Fly the friendly skies in Flight Control (review)

If you've got five minutes to kill and a taste for simulated stress, Flight Control offers the perfect diversion. Guide planes to their assigned runways while steering them clear of each other.

Test your air-traffic control mettle in Flight Control, a terrific little 99-cent game. Rick Broida

At first blush, an air-traffic control simulator sounds about as much as fun as a podiatry theme park. But Flight Control is an absolute gem of a game, a perfect five-minute diversion that's perfectly priced at 99 cents.

The gameplay unfolds on a single screen containing two runways and a helipad. As aircraft appear from the periphery, you must guide each one in for a landing while avoiding mid-air collisions. It's pushing tin, iPhone-style.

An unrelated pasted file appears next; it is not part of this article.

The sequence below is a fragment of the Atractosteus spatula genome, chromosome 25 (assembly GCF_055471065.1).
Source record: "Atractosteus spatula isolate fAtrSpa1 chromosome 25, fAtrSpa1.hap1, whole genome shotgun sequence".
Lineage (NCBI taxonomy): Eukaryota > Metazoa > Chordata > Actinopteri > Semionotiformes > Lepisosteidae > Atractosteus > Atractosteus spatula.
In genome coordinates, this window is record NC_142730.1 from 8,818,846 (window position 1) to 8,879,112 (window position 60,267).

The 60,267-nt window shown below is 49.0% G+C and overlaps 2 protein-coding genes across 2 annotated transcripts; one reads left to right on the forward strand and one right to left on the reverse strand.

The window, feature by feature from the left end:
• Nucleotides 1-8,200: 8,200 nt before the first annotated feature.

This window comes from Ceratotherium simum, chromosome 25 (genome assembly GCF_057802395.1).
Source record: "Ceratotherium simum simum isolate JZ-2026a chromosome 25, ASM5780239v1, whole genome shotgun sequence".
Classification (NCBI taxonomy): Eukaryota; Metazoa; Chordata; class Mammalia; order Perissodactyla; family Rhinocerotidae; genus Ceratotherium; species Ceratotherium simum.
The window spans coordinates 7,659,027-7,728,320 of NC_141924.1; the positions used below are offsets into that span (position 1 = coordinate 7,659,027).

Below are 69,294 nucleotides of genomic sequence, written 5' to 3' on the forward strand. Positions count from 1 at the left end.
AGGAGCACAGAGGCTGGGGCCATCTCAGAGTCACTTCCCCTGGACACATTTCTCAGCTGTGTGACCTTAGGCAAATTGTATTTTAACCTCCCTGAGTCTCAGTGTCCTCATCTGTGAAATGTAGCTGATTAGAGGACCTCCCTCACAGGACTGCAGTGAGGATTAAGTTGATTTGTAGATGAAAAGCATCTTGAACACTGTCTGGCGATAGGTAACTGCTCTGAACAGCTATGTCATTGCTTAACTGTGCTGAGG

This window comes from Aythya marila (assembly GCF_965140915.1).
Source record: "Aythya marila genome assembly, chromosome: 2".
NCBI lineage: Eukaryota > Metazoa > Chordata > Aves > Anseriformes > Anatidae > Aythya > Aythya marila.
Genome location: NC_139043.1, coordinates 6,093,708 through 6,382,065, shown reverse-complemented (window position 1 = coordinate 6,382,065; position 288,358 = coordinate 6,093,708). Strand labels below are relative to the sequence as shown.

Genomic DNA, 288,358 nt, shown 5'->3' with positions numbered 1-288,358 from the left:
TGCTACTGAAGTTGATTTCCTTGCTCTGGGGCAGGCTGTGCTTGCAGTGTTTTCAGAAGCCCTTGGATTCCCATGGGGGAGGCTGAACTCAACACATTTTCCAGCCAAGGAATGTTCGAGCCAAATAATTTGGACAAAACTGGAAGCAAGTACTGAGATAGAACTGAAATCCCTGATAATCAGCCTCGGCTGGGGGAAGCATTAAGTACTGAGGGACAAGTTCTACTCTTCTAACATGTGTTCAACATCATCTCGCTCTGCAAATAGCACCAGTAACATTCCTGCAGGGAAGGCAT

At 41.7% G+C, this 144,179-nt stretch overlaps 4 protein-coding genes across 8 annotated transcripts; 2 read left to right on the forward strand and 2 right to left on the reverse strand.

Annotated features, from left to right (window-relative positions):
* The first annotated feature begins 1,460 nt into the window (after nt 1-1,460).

To steer an aircraft, you just tap it and drag a flight path with your finger. Jets go to the red runway, prop planes to the yellow one, and helicopters to the smaller blue pad.

Things start off easy enough, but before long you're having to finger-juggle as many as 10 aircraft at a time. (Now I see why real ATCs are so stressed out!) Ultimately, your goal is to land as many planes as possible before the inevitable crash. (My top score to date: 31. Can you beat it?)

Flight Control features a jazzy little soundtrack, but you can listen to your own tunes if you prefer.

The game suffers from two minor annoyances. First, there's no "resume" option, so if you exit a game in progress, you'll have to start over next time. Second, there's no level structure to the gameplay; it just keeps getting tougher and tougher until eventually you lose--meaning that eventually you'll lose interest.

Even so, Flight Control is so cute, clever, and temporarily addictive, I consider it a must-have addition to any game lover's arsenal.

 

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